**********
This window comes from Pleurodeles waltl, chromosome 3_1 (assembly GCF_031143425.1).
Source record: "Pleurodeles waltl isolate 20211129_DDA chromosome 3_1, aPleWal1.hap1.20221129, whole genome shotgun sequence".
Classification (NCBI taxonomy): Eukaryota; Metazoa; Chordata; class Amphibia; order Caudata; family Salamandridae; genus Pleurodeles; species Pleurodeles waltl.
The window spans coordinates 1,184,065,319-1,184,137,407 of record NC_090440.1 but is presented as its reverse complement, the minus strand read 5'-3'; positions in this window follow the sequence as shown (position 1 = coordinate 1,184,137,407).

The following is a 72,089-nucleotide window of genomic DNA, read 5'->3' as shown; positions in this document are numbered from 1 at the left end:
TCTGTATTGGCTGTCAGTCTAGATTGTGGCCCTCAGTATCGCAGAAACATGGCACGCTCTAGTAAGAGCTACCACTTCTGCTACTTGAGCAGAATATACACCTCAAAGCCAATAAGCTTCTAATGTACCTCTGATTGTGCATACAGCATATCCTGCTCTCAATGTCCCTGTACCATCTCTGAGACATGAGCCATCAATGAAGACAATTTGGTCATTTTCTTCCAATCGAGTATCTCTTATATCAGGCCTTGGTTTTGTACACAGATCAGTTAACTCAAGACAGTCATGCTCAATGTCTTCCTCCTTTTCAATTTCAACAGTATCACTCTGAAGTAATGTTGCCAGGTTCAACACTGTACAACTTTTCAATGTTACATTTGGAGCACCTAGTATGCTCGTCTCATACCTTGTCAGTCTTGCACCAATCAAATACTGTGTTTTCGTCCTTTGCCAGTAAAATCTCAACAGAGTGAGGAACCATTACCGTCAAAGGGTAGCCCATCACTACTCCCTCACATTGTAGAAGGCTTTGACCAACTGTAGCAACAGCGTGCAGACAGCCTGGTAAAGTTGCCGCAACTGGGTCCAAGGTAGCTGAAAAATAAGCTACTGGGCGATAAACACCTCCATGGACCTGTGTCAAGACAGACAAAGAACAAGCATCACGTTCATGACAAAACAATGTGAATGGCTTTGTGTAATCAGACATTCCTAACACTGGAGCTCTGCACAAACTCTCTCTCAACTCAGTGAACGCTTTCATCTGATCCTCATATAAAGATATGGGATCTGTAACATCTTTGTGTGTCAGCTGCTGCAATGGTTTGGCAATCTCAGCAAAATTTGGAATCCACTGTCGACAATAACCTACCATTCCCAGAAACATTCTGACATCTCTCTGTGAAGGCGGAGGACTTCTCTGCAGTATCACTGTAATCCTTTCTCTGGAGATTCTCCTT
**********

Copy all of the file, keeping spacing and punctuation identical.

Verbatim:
This window comes from Pleurodeles waltl, chromosome 3_1 (assembly GCF_031143425.1).
Source record: "Pleurodeles waltl isolate 20211129_DDA chromosome 3_1, aPleWal1.hap1.20221129, whole genome shotgun sequence".
Classification (NCBI taxonomy): Eukaryota; Metazoa; Chordata; class Amphibia; order Caudata; family Salamandridae; genus Pleurodeles; species Pleurodeles waltl.
The window spans coordinates 1,184,065,319-1,184,137,407 of record NC_090440.1 but is presented as its reverse complement, the minus strand read 5'-3'; positions in this window follow the sequence as shown (position 1 = coordinate 1,184,137,407).

The following is a 72,089-nucleotide window of genomic DNA, read 5'->3' as shown; positions in this document are numbered from 1 at the left end:
TCTGTATTGGCTGTCAGTCTAGATTGTGGCCCTCAGTATCGCAGAAACATGGCACGCTCTAGTAAGAGCTACCACTTCTGCTACTTGAGCAGAATATACACCTCAAAGCCAATAAGCTTCTAATGTACCTCTGATTGTGCATACAGCATATCCTGCTCTCAATGTCCCTGTACCATCTCTGAGACATGAGCCATCAATGAAGACAATTTGGTCATTTTCTTCCAATCGAGTATCTCTTATATCAGGCCTTGGTTTTGTACACAGATCAGTTAACTCAAGACAGTCATGCTCAATGTCTTCCTCCTTTTCAATTTCAACAGTATCACTCTGAAGTAATGTTGCCAGGTTCAACACTGTACAACTTTTCAATGTTACATTTGGAGCACCTAGTATGCTCGTCTCATACCTTGTCAGTCTTGCACCAATCAAATACTGTGTTTTCGTCCTTTGCCAGTAAAATCTCAACAGAGTGAGGAACCATTACCGTCAAAGGGTAGCCCATCACTACTCCCTCACATTGTAGAAGGCTTTGACCAACTGTAGCAACAGCGTGCAGACAGCCTGGTAAAGTTGCCGCAACTGGGTCCAAGGTAGCTGAAAAATAAGCTACTGGGCGATAAACACCTCCATGGACCTGTGTCAAGACAGACAAAGAACAAGCATCACGTTCATGACAAAACAATGTGAATGGCTTTGTGTAATCAGACATTCCTAACACTGGAGCTCTGCACAAACTCTCTCTCAACTCAGTGAACGCTTTCATCTGATCCTCATATAAAGATATGGGATCTGTAACATCTTTGTGTGTCAGCTGCTGCAATGGTTTGGCAATCTCAGCAAAATTTGGAATCCACTGTCGACAATAACCTACCATTCCCAGAAACATTCTGACATCTCTCTGTGAAGGCGGAGGACTTCTCTGCAGTATCACTGTAATCCTTTCTCTGGAGATTCTCCTT